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  • When was the last time you got to know someone who lives a life entirely different from your own? How did that feel? What did you learn?The documentary ‘Faith’s World’ opens a window into the life of a teen who defies all sorts of stereotypes about people with disabilities. Faith Guilbault, its director and star, has cerebral palsy. We also talk with her filmmaking mentor in a project called BYKids, Joyce Chopra and with Faith’s mother, Karen.
  • Here is a Stoop Story from Kate Hooks about the remarkable gift of empathy … especially when it comes from high school kids. You can hear her story and others at Stoopstorytelling.com
  • Adopting an anti-racist approach requires more than reading books and marching for justice.That’s why Govans Presbyterian church has welcomed singer and activist Lea Gilmore as its first ‘Minister for Racial Justice and Multicultural Engagement.’ She and Pastor Tom Harris talk about ways the church’s white congregation is working to engage with the surrounding diverse Baltimore neighborhood.Plus--pediatrician Nicole Rochester on why racism should be viewed as a public health crisis.
  • More than five million Marylanders have received a Covid vaccine dose. Now the state is moving its focus from mass vaccination sites to mobile outreach.Health Secretary Dennis Schrader describes the efforts. And as younger teens become eligible for the Pfizer vaccine, we ask how the state will expand access.Then, Amy Liebman of the Migrant Clinicians Network talks about the increased Covid risks facing immigrant workers in poultry and crab processing.
  • As Jessica Anya Blau’s latest novel starts, Mary Jane has just turned 14. She’s starting a summer job as a nanny of an endearing five-year-old, just a short walk from her own traditional home in Baltimore’s Roland Park. Mary Jane’s conservative parents think it’s great their daughter will be workin for a doctor. They don’t yet know he’s a psychiatrist who has cleared his summer schedule to treat a recovering drug addict who’s a rock star … and whose movie-star wife will also spend the summer.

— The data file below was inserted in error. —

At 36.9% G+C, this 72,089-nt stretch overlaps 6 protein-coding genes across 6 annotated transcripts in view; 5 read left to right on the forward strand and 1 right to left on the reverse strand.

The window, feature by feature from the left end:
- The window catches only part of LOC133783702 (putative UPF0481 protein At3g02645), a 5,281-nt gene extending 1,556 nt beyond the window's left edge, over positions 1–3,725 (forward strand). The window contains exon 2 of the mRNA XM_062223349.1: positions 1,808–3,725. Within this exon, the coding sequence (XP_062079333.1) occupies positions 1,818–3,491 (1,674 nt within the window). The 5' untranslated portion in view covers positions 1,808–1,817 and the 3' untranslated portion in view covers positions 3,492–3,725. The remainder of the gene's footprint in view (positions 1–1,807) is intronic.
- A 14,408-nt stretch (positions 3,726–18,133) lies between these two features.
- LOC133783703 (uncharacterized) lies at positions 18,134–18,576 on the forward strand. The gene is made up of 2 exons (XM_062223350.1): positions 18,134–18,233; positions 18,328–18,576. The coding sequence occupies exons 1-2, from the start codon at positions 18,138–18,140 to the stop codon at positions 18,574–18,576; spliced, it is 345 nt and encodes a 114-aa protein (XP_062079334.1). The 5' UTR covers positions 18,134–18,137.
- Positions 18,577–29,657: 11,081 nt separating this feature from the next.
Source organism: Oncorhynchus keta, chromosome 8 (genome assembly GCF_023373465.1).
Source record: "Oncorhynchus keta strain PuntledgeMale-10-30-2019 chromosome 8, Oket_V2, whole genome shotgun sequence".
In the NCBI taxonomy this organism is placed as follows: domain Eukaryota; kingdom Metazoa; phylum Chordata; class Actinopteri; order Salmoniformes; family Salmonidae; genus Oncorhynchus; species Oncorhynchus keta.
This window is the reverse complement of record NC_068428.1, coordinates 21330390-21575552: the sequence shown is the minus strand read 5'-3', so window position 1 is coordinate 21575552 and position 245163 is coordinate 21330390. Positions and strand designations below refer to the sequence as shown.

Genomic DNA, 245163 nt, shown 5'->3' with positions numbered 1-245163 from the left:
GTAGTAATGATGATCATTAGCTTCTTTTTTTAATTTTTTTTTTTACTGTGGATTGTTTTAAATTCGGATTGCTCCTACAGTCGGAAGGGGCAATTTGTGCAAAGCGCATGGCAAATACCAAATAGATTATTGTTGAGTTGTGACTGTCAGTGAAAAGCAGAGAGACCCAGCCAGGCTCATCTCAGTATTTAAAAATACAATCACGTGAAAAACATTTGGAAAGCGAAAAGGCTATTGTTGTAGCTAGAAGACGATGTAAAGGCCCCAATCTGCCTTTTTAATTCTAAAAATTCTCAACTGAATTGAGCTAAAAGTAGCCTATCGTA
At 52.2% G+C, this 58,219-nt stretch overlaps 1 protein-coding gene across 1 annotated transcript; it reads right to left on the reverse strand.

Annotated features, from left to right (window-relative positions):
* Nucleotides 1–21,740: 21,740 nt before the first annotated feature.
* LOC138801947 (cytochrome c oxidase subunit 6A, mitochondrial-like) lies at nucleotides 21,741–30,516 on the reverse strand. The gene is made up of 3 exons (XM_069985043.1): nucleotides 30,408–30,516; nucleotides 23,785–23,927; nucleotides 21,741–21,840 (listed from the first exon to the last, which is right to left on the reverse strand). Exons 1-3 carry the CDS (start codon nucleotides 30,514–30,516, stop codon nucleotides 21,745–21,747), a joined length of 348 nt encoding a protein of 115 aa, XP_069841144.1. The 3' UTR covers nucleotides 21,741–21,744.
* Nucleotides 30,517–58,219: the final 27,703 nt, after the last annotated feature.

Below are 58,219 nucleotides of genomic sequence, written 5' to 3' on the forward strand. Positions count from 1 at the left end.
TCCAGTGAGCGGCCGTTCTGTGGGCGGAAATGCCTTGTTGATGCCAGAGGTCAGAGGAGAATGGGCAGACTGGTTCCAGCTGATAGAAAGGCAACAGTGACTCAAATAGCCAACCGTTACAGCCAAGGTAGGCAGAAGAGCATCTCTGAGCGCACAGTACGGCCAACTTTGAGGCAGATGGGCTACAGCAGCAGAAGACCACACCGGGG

• The pandemic is distributing financial and other stresses, like its health damages--chaotically. They’re colliding on people who never before reached out for mental-health support but are now seeking help.
  • Here’s a Mother's Day Stoop Story from Debbie Page, who reminds us: there is no instruction book for parenting.
  • Two decades ago, just a few months shy of high school graduation, Sherise Holden learned she was pregnant. Today, Holden leads the nonprofit SheRises, which connects teen moms to resources and mentors. We hear about love and perseverance from Sherise and her daughter, Autumn.
  • Child care is an essential service, but the pandemic rocked the industry: capacity was restricted and cleaning costs soared.We speak with Laura Weeldreyer of the nonprofit Maryland Family Network, and ask what President Biden’s "American Families Plan" would mean for the industry. Then, Christina Peusch, who leads the Maryland State Child Care Association, and Imani-Angela Rose, co-owner of a center in Northwest Baltimore, detail hurdles facing providers.
  • Only a small number of Marylanders who have received their first COVID-19 vaccine shot have skipped their second dose, less than 4 percent.But Dr. William Moss, who leads the International Vaccine Access Center at the Hopkins Bloomberg School of Public Health, says it’s a risky move. He talks about the factors behind vaccine drop-off.Then, the math that signals the end of the pandemic. UMBC health economist Zoë McLaren gives us a lesson in exponential decay. Read her New York Times piece, "The Math That Explains the End of the Pandemic."